Contextual Content

French workers rebel

Tim Costello: Workers reject President Nicolas Sarkozy’s attempt to rollback five decades of gains


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Story Transcript

ZAA NKWETA, PRESENTER/PRODUCER: In France this week, bus, metro, and train workers went on strike against labour law reforms announced by French President Nikolas Sarkozy. The strikes, which left thousands of commuters stranded, marked the beginning of what could be a tough battle for the new president. Sarkozy came into office vowing to face down French unions and enact cost-cutting reforms. This week’s strikes involve a half million workers and over a million pensioners. Sarkozy’s plans also include thousands more: postal employees, magistrates, and other civil servants. And all of them are planning to strike later this month. Newspapers like The Times of London and magazines like The Economist say that Sarkozy has the support of most of the French people and called his reforms wise. But union members disagree. To get a better understanding of the issue, the Real News talked to Tim Costello, a global labour organizer.

TIM COSTELLO, GLOBAL LABOUR ORGANIZER (VOICE ONLY): Well, what’s happening in France is sort of something that’s happening around the world, and that is that governments and corporations are trying to roll back a lot of the gains that workers made in labour protections and social benefits, you know, in the last fifty years. It’s a battle that’s really being fought in many different countries, and France has for the past few years really been in the thick of things. —13 November 2007


PROTESTER (SUBTITLED TRANSLATION): We are fighting because we don’t want to lose our rights. We should be allowed to study free of charge and study what we want.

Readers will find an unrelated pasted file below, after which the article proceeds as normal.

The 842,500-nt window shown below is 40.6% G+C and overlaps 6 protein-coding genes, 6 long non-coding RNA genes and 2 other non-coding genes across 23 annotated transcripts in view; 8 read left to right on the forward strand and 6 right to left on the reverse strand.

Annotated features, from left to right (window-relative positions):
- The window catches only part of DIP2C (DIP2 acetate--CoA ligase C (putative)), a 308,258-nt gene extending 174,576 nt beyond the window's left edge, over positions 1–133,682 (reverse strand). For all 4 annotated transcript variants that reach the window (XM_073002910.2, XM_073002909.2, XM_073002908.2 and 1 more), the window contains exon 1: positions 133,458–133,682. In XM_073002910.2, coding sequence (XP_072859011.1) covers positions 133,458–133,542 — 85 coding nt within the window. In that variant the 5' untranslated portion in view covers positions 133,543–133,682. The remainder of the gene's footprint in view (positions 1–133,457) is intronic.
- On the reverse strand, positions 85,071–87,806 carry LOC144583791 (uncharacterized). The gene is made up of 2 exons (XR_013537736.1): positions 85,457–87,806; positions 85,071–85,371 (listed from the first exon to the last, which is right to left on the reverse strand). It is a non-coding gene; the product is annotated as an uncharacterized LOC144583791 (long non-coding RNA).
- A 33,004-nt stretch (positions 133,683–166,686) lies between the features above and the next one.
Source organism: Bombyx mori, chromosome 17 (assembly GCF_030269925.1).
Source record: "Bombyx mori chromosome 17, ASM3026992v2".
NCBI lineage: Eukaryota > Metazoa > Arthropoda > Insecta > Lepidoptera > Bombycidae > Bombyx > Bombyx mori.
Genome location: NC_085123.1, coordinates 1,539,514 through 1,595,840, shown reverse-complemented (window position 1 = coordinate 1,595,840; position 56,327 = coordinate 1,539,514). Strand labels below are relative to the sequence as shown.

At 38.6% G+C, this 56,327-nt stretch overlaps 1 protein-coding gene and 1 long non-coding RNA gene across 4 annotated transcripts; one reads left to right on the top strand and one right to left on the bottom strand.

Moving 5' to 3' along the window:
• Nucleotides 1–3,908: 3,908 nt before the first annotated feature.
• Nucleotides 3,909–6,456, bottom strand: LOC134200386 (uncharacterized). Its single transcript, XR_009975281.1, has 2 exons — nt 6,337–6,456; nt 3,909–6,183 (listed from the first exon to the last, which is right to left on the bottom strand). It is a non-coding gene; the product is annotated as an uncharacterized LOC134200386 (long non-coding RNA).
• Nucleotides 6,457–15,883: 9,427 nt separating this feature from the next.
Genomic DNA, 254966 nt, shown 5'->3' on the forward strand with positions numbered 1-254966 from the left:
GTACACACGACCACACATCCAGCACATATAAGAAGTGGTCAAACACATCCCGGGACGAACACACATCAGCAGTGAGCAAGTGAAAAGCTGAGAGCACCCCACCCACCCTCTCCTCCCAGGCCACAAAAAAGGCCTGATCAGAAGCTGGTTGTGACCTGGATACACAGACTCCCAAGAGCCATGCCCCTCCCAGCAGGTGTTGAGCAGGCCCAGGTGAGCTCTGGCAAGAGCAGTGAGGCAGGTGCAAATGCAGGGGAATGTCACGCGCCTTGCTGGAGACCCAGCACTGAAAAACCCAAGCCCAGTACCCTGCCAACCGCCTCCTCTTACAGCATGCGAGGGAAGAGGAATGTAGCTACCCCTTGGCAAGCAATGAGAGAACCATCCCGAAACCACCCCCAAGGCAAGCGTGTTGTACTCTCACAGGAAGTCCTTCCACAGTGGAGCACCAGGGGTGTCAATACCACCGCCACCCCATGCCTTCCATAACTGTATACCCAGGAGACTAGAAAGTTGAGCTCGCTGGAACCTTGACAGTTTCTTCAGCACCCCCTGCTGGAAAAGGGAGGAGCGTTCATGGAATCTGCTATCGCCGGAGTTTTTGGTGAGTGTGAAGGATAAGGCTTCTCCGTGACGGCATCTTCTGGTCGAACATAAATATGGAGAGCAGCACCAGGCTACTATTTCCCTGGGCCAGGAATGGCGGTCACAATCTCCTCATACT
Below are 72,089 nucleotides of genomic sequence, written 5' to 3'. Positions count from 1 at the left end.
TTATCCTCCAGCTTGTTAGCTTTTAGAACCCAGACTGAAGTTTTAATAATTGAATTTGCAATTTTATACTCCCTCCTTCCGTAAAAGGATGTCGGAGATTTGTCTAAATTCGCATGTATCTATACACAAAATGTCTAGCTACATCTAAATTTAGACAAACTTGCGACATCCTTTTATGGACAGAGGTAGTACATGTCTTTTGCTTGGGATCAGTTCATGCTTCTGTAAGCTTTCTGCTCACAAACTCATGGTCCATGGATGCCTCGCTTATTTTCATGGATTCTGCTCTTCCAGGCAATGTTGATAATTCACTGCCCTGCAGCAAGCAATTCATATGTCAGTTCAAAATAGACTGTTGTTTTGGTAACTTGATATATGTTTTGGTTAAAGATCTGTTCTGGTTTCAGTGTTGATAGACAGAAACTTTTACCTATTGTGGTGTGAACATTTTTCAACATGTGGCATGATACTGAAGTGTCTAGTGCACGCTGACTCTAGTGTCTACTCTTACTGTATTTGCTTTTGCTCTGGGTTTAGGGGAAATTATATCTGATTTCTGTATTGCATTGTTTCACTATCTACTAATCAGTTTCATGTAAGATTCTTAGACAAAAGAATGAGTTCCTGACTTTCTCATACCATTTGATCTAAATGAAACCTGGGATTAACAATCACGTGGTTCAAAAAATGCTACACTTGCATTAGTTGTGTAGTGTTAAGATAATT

COSTELLO: This is part of a struggle that really started last year. There were massive strikes in 2006 when the French government tried to impose labour market reforms. They lost. The French government lost at that time. Sarkozy was part of that government, and he pledged, though to join the election, to come back with new reforms. This is his first attempt to do that. And he’s picked, he’s been much more clever this time, ’cause he’s picked one sector, the public sector, in a way to divide the population.


SYLVIE JULIEN, BUSINESS OWNER (SUBTITLED TRANSLATION): We threw out a lot of things yesterday, a lot of baguettes and sandwiches. This can’t be very good for France.


NKWETA: President Sarkozy has said he’s willing to discuss the fine points of his planned reforms, but that he’s determined to enact his overall cost-cutting agenda.


NICHOLAS SARKOZY, FRENCH PRESIDENT (SUBTITLED TRANSLATION): The door of dialogue remains open, but we will do these reforms. All the countries who have done the same, have seen the results.


COSTELLO: Of course, it is always necessary to adjust to changes instead of the global situation. The question is, how do you make the adjustment to the era of globalization? That’s the key issue. Do you simply discard what was won? Or do you try to adapt economies to the global realities without doing that? Cross-border organizing, cross-border cooperation is essential on the part of trade unions in today’s world. The corporations are global; unions also have to become global.